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19.08.16

Refugee resettlement: are we doing enough?

Source: PSE Aug/Sep 16

PSE’s Rosemary Collins analyses the recent Home Affairs Select Committee report into the UK’s response to the migration crisis, and whether the public sector is doing enough to support Syrian refugees.

The saying ‘a picture is worth a thousand words’ never proved truer than last September. The sight of the pictures of the body of three-year-old Aylan Kurdi, a Syrian refugee who was among those drowned off the coast of Turkey, caused public outcry in Britain and around the world. 

Within days, the then prime minister, David Cameron, promised the UK would take 20,000 Syrian refugees by 2020. These would be chosen from among the most vulnerable groups, including women, children, refugees with medical needs and disabilities and survivors of violence and torture. 

But almost a year on, and with the UK having undergone seismic political shifts in the meantime, a worrying new report suggests that the public sector is failing to meet its duty to support Syrian refugees. 

The Home Affairs Select Committee report into the UK’s response to the migration crisis shows that just 1,602 people were accepted under the Syrian Vulnerable Persons Resettlement Scheme (SVPS) as of March 2016. 

The UK only just met its target to accept 1,000 refugees by Christmas 2015, with the thousandth person arriving on 16 December. The committee noted that this achievement was largely due to the then minister for Syrian refugees, Richard Harrington, whose post was abolished after Theresa May took office as prime minister in July. 

Uneven settlement 

A totally even settlement of refugees would mean each local authority takes responsibility for around 50, but responsibility has been unequally spread so far. Just 71 authorities, or 18% of the total, have taken any refugees. These vary between Coventry, which has resettled 105, and Kingston-upon-Thames and Mid Sussex, which have taken just three each. 

In total, just 33 refugees have been settled in four of the capital’s authorities (Kingston-upon-Thames, Islington, Camden and Barnet), whilst Scottish authorities have taken 610 and the Yorkshire and Humberside region has taken 171.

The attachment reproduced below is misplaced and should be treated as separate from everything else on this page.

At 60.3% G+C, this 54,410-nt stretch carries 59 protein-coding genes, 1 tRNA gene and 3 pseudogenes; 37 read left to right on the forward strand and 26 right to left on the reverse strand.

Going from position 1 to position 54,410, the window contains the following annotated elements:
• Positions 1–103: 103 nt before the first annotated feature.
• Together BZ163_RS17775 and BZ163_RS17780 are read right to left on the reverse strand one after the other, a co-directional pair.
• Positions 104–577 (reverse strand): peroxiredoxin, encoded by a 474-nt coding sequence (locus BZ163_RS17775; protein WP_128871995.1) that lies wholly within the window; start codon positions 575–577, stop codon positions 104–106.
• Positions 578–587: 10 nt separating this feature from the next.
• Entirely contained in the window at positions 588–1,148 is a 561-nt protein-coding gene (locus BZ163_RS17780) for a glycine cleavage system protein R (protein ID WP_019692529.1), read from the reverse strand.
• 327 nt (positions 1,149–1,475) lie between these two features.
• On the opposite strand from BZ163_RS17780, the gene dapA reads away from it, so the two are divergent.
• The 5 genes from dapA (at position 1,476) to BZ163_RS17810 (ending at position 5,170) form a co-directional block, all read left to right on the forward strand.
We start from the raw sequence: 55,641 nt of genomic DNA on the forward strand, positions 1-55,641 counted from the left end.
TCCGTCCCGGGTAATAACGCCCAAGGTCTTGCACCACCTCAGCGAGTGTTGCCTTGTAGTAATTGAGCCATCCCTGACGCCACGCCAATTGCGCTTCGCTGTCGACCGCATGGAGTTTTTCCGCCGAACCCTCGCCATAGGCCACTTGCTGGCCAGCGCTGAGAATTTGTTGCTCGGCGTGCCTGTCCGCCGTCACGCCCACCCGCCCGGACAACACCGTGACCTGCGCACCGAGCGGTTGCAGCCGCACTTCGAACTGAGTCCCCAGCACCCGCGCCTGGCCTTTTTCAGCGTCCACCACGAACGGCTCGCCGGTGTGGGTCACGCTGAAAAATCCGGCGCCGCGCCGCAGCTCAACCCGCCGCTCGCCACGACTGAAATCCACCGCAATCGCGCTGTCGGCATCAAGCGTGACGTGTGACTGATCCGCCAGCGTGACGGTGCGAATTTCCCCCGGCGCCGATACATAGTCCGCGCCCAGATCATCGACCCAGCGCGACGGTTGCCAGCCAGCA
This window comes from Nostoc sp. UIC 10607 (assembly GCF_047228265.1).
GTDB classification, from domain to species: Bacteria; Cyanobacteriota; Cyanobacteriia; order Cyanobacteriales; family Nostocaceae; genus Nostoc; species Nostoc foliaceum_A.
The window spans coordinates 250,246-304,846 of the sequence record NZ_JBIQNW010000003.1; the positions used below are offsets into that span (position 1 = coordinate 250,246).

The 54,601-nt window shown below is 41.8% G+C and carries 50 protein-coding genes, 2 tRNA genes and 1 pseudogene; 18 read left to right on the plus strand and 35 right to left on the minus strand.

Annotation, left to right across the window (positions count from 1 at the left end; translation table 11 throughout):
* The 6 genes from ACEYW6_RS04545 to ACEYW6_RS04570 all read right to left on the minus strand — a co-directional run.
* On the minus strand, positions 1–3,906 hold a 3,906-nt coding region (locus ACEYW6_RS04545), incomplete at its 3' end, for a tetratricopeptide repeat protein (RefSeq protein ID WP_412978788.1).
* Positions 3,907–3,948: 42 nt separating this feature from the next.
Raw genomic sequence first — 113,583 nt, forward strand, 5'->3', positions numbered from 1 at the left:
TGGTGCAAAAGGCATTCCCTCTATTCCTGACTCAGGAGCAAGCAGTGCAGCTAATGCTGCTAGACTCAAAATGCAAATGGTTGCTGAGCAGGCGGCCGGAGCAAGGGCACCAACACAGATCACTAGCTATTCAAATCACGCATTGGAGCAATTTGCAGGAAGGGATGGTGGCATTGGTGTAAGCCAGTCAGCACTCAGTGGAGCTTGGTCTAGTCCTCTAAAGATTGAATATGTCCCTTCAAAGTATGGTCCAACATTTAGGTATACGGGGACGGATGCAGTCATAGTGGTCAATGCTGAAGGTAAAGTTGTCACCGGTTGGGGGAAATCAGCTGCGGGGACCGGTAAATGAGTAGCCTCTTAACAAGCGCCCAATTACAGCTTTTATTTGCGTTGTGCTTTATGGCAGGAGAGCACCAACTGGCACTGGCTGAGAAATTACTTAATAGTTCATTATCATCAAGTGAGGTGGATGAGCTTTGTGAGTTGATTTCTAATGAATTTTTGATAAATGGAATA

Avoid silently encouraging a two-tier system 

Keith Vaz MP, chair of the committee, said action must be taken to “avoid silently encouraging a two-tier system” and called the decision to abolish the minister for Syrian refugees “disappointing”. 

“Focus on this issue is vital if the target of 20,000 is ever to be met, which the current figures show to be unlikely,” he said. 

However, Cllr David Simmonds, chair of the LGA’s asylum, refugee and migration task group, called the report “out of date” and said the LGA was “confident” that the 20,000 target would be met. 

In addition, the committee said the SVPS does not grant refugees indefinite leave to remain in the country. Instead, refugees are given humanitarian protection, which entitles them to stay in the country for five years. At the end of that period, the government will review their case. If it judges that “the situation in their home country has improved and their reason for asylum no longer stands”, it will seek to return them to their country of origin. 

The committee said that “a system of limited time periods for providing refuge” may break the UK’s obligations under the 1951 UN Convention on the status of refugees. It recommended that the government “comprehensively” reviews the situation in Syria once each refugee’s five-year period expires. 

Time to show help has not changed 

Of course, the UK is now undergoing an unprecedented historic shift following June’s vote to leave the EU. For example, the Le Touquet agreement, which officially places the UK-France border in Calais instead of the Kent coast, could be abolished. The committee warned that this would lead to more migrants coming to Calais and Kent and urged the government to make preserving the agreement a priority. 

Paul Hook, head of campaigns at charity Refugee Action, warned the government not to abandon its commitment to refugees following the referendum. 

“The UK can and must go further to welcome more refugees to Britain and ensure those refugees are properly supported to rebuild their lives once they’re here,” he said.

“Whilst Britain’s relationship with its European neighbours is at a crossroads, our role in the world as a country with compassion and respect for those that need our help has not changed.”

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